Book Corner

We love books at AUCP. Below is a list of some of our favorites for both young children and parents alike.

Recommended Books from the AUCP Outreach Committee:

Recommended Books for Talking to Children about Race

Recommended Books for Young Children:

  • Chicka, Chicka, Boom Boom, by Bill Martin, Jr – The most fun way to learn the A-B-Cs
  • Sheep in a Shop, by Nancy Shaw – Laugh out loud as these sheep attempt to be careful and polite
  • The Very Hungry Caterpillar, by Eric Carle – A perfect introduction to life cycles, days of the week, and nutrition
  • The Runaway Bunny, by Margaret Wise Brown – A classic story of love and devotion
  • Don’t Let the Pigeon Drive the Bus, by Mo Willems – Dealing with temper tantrums in your home? You and your kids will love this one.
  • It Looked Like Spilt Milk, by Charles Shaw – A chance to talk to your children about the wonders of imagination
  • The Little Engine That Could, by Watty Piper – Still the best story to read when your child is nervous about a new adventure
  • The Kissing Hand, by Audrey Penn – A comforting story about starting school
  • How Do Dinosaurs Play With Their Friends, by Jane Yolen – Another in the popular dinosaur behavior series
  • Time for Bed, by Mem Fox – Simple rhymes and cuddly animals will make this one a nighttime favorite

Recommended Books for Parents:

  • 1-2-3 Magic: Effective Discipline for Children 2-12, by Thomas W. Phelan – You don’t need to yell to control your kids. The system in this book is easy to implement, effective, and saves your vocal chords – not to mention your sanity. There’s a reason that “magic” is in the title.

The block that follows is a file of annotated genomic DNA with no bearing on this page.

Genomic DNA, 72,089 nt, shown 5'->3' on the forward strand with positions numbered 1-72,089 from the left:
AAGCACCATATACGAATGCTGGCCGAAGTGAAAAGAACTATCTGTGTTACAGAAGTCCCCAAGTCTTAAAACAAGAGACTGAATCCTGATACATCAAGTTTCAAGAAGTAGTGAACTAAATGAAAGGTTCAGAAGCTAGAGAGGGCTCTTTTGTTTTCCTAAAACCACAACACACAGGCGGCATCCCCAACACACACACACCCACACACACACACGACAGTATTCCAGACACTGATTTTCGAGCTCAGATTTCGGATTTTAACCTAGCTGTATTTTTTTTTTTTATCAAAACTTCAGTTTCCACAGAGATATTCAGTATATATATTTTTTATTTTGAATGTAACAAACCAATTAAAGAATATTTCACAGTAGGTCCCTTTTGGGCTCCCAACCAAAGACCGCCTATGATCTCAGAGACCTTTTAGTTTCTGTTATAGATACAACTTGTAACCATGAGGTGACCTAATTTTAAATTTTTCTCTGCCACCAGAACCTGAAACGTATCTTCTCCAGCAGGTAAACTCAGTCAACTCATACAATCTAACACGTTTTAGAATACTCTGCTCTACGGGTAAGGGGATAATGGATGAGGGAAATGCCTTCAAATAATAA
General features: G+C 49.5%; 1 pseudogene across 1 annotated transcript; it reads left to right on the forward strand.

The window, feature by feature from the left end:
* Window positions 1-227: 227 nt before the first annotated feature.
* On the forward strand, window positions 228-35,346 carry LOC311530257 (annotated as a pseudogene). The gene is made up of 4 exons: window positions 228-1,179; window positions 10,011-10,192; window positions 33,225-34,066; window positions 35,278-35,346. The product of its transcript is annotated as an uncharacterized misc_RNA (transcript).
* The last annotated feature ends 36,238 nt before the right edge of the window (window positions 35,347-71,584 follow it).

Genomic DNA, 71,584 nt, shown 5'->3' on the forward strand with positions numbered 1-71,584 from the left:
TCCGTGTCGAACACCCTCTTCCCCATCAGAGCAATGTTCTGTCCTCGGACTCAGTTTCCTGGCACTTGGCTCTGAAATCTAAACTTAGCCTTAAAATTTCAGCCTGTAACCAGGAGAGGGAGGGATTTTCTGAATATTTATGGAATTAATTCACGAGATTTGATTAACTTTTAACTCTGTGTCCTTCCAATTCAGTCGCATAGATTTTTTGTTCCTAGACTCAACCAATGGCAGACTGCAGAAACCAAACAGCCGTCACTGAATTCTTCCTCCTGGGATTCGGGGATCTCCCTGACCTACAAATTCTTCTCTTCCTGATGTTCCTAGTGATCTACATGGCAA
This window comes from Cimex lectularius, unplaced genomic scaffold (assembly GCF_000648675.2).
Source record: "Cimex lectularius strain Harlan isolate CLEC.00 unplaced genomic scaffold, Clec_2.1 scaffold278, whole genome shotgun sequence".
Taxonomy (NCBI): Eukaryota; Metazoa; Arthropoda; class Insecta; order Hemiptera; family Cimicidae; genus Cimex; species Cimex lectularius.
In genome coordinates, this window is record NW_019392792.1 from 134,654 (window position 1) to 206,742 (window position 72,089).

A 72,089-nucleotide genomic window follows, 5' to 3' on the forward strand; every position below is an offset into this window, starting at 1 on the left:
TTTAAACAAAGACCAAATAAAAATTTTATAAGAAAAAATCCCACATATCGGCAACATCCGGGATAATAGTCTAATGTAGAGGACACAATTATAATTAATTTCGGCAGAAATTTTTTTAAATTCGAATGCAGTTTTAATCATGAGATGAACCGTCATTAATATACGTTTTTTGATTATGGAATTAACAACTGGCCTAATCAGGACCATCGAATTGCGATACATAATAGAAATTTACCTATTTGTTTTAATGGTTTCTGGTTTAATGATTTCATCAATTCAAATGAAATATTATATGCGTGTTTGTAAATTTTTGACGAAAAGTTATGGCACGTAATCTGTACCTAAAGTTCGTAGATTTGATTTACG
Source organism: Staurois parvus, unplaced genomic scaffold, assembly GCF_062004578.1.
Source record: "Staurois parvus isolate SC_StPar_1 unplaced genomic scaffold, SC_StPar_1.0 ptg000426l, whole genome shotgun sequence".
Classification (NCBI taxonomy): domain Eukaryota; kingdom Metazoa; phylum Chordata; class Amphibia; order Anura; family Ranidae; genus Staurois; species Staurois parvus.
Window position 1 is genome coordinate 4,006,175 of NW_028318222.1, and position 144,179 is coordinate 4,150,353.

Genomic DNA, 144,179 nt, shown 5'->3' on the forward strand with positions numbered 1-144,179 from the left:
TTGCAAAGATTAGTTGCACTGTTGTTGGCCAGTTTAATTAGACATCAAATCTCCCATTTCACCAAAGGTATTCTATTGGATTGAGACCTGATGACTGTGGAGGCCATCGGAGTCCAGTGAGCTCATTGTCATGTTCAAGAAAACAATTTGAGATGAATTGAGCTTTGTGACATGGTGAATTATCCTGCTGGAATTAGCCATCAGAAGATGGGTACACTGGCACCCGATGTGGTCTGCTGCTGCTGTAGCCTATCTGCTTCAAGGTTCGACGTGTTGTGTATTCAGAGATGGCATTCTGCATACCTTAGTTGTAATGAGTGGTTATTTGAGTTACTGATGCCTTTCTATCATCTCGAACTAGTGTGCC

• Birth Order Blues, by Mari Wallace – If you are expecting your second child, start reading this book well before the baby comes. It is sure to get you thinking about how you were raised and what you want to do the same, or differently! Plus you learn how to respond to accusations such as “It’s not fair” and “You love her more than me.”
  • Siblings Without Rivalry, by Adele Faber and Elaine Mazlish – Here’s another book that you may want to start reading even before your second child is born. It offers lots of practical tips through case studies, and lots of laughs through cartoons. While no book can make the rivalry disappear, this one helps you understand it and deal with it.
  • How to Talk So Kids Will Listen & Listen So Kids Will Talk, by Adele Faber and Elaine Mazlish – With this book, you can teach your children how to communicate effectively – with you as well as with friends, teachers, grandparents, and neighbors. From there, you learn how to encourage autonomy and problem-solving, even in the youngest tykes.